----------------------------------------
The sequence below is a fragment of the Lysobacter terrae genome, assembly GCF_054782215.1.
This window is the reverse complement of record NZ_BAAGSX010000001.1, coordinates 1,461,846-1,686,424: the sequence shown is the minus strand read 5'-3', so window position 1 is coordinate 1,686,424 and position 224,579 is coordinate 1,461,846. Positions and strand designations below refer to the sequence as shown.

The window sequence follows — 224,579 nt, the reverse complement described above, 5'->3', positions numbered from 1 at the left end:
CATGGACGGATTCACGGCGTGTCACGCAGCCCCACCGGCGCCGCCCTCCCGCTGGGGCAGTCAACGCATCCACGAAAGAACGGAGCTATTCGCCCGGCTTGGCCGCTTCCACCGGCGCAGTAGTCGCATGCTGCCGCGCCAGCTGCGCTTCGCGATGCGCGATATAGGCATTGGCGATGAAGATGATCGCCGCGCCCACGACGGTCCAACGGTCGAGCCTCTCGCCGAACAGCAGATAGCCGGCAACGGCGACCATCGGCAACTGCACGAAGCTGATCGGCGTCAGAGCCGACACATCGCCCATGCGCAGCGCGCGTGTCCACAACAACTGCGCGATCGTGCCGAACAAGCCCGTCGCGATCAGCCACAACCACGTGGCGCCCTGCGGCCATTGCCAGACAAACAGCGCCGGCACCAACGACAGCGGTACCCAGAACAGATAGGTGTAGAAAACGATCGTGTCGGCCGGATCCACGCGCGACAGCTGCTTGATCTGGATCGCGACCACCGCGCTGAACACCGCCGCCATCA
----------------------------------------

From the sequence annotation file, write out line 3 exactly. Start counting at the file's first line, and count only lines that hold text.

The window sequence follows — 224,579 nt, the reverse complement described above, 5'->3', positions numbered from 1 at the left end: